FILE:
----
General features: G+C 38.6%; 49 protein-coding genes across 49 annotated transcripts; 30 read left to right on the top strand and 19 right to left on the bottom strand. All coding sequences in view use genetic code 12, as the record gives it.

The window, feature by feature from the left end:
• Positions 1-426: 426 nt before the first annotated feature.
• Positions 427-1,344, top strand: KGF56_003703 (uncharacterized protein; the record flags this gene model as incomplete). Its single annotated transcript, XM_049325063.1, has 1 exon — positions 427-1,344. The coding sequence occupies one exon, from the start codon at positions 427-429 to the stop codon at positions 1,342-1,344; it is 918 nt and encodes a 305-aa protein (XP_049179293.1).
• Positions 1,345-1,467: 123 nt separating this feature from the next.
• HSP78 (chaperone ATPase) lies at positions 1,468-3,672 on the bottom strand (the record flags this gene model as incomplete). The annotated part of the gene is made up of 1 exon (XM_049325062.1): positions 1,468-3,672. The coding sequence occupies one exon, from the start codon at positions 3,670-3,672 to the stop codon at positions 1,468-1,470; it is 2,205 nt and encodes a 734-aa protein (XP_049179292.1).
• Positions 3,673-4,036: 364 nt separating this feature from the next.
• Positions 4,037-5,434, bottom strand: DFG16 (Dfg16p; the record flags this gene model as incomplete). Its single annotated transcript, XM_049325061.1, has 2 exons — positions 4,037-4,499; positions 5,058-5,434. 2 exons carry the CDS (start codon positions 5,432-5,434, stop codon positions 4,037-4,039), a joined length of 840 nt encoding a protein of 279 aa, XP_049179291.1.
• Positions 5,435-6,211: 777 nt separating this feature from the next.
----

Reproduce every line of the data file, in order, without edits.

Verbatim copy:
General features: G+C 38.6%; 49 protein-coding genes across 49 annotated transcripts; 30 read left to right on the top strand and 19 right to left on the bottom strand. All coding sequences in view use genetic code 12, as the record gives it.

The window, feature by feature from the left end:
• Positions 1-426: 426 nt before the first annotated feature.
• Positions 427-1,344, top strand: KGF56_003703 (uncharacterized protein; the record flags this gene model as incomplete). Its single annotated transcript, XM_049325063.1, has 1 exon — positions 427-1,344. The coding sequence occupies one exon, from the start codon at positions 427-429 to the stop codon at positions 1,342-1,344; it is 918 nt and encodes a 305-aa protein (XP_049179293.1).
• Positions 1,345-1,467: 123 nt separating this feature from the next.
• HSP78 (chaperone ATPase) lies at positions 1,468-3,672 on the bottom strand (the record flags this gene model as incomplete). The annotated part of the gene is made up of 1 exon (XM_049325062.1): positions 1,468-3,672. The coding sequence occupies one exon, from the start codon at positions 3,670-3,672 to the stop codon at positions 1,468-1,470; it is 2,205 nt and encodes a 734-aa protein (XP_049179292.1).
• Positions 3,673-4,036: 364 nt separating this feature from the next.
• Positions 4,037-5,434, bottom strand: DFG16 (Dfg16p; the record flags this gene model as incomplete). Its single annotated transcript, XM_049325061.1, has 2 exons — positions 4,037-4,499; positions 5,058-5,434. 2 exons carry the CDS (start codon positions 5,432-5,434, stop codon positions 4,037-4,039), a joined length of 840 nt encoding a protein of 279 aa, XP_049179291.1.
• Positions 5,435-6,211: 777 nt separating this feature from the next.